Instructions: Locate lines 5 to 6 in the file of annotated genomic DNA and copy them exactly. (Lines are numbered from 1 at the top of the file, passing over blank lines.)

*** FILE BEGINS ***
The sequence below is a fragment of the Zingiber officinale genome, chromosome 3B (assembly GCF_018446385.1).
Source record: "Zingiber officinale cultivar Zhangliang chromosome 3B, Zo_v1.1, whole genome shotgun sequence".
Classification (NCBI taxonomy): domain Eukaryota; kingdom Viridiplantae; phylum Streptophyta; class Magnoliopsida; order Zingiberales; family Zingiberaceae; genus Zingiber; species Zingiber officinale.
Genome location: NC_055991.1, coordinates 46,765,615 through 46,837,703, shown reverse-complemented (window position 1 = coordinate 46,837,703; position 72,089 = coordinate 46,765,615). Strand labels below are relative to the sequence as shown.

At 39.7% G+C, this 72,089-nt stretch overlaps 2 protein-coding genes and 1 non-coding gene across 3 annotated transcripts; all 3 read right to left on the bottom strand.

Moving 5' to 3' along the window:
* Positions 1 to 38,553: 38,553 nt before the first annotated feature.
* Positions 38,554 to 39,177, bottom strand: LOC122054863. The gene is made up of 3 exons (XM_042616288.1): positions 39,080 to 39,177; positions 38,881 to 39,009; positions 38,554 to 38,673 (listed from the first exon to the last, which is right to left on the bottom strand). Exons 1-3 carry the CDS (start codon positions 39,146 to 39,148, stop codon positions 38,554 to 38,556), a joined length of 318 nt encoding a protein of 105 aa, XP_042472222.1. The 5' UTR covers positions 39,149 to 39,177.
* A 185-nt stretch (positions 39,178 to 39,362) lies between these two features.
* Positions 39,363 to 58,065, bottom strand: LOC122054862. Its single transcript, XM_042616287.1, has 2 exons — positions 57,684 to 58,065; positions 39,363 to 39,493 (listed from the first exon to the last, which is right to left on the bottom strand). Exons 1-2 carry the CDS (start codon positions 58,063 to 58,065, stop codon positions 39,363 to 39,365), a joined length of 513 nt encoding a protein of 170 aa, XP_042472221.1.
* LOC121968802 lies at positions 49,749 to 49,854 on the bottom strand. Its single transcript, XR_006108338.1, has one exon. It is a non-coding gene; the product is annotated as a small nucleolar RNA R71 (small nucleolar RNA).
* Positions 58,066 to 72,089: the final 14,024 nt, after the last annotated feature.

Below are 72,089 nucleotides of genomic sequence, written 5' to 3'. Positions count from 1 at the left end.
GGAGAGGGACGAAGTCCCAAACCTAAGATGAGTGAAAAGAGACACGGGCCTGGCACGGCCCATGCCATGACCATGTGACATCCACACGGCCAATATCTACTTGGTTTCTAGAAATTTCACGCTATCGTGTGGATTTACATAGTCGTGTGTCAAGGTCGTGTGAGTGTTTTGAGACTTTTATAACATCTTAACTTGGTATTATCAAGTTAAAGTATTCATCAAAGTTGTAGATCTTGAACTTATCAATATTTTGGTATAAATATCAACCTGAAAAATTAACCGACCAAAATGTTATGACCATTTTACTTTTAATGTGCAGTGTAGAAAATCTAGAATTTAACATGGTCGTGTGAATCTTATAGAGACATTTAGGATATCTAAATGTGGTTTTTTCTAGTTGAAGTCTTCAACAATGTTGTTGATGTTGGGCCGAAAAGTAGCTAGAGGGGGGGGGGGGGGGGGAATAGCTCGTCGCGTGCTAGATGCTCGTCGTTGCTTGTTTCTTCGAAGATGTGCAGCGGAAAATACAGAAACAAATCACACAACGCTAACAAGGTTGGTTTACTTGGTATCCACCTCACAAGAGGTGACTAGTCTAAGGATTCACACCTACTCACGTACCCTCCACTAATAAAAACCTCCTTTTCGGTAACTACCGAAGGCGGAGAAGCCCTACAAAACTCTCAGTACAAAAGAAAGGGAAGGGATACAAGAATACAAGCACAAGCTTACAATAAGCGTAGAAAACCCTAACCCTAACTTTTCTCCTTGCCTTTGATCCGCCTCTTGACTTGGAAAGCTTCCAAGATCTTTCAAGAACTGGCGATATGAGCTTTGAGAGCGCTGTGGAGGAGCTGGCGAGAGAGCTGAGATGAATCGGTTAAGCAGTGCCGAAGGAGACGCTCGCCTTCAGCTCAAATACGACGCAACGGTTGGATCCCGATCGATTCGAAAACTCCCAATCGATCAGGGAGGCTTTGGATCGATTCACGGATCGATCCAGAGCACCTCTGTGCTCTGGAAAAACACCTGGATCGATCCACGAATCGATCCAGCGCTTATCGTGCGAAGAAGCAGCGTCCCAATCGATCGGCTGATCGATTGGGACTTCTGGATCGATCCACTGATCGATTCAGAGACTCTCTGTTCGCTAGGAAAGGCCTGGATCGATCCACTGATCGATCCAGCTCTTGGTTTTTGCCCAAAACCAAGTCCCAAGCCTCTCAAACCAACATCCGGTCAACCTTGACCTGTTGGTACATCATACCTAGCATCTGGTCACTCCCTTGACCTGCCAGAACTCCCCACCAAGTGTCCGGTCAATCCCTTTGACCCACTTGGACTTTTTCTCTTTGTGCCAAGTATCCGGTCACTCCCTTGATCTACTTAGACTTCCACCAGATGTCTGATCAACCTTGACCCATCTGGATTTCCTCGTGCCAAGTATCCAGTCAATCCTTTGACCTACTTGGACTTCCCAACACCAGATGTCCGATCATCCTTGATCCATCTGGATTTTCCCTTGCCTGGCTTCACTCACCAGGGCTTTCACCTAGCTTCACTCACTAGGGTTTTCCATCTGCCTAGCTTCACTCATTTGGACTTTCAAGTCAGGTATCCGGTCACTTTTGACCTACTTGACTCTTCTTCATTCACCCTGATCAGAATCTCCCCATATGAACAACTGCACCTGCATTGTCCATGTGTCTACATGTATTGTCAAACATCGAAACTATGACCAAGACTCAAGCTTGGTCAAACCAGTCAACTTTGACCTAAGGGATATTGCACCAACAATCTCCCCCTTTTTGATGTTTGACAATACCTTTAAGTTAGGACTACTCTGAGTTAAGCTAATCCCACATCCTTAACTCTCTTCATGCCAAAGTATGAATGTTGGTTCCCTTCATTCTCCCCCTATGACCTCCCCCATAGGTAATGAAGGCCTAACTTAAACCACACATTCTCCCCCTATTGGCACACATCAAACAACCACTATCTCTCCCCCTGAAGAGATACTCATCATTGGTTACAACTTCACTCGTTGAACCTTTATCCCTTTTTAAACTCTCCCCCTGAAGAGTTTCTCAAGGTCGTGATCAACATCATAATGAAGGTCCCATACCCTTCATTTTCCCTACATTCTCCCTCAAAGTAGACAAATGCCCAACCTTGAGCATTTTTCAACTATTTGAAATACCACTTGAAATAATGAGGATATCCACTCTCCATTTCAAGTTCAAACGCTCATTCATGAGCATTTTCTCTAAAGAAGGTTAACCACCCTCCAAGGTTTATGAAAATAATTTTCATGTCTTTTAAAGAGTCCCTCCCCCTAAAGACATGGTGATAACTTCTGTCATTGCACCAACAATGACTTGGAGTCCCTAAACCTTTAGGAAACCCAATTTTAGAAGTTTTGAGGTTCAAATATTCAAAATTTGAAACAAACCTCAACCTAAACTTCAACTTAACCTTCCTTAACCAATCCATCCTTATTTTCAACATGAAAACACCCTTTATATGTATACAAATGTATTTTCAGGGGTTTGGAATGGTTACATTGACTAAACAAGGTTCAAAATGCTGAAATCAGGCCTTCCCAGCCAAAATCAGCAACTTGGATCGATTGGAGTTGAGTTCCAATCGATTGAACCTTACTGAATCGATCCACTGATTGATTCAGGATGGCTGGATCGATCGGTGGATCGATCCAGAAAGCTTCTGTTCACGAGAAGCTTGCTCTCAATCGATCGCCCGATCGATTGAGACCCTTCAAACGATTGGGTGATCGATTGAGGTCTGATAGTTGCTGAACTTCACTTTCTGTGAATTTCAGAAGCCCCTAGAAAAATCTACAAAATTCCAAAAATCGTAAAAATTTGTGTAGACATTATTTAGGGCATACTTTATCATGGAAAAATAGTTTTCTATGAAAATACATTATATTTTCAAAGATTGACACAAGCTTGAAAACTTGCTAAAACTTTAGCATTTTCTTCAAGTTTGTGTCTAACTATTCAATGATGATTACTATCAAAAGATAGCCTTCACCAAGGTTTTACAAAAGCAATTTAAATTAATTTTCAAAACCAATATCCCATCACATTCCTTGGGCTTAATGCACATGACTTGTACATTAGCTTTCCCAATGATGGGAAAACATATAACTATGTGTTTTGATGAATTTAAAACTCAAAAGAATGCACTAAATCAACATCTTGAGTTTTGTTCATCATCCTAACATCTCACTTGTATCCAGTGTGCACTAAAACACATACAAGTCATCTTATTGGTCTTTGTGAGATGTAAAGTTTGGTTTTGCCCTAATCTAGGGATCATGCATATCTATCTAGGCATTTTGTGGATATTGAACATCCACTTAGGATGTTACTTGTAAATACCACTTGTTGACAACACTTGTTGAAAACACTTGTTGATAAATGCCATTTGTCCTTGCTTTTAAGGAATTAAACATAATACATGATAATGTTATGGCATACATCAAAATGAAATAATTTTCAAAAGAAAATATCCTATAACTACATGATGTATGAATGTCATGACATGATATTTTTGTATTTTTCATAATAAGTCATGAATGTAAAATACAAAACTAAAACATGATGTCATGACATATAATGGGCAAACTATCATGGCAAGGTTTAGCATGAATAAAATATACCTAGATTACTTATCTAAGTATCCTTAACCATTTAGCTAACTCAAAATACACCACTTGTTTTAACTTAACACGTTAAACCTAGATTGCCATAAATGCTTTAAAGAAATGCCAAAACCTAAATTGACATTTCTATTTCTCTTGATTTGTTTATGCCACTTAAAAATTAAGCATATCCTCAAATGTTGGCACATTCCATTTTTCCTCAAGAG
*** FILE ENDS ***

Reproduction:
At 39.7% G+C, this 72,089-nt stretch overlaps 2 protein-coding genes and 1 non-coding gene across 3 annotated transcripts; all 3 read right to left on the bottom strand.

Moving 5' to 3' along the window: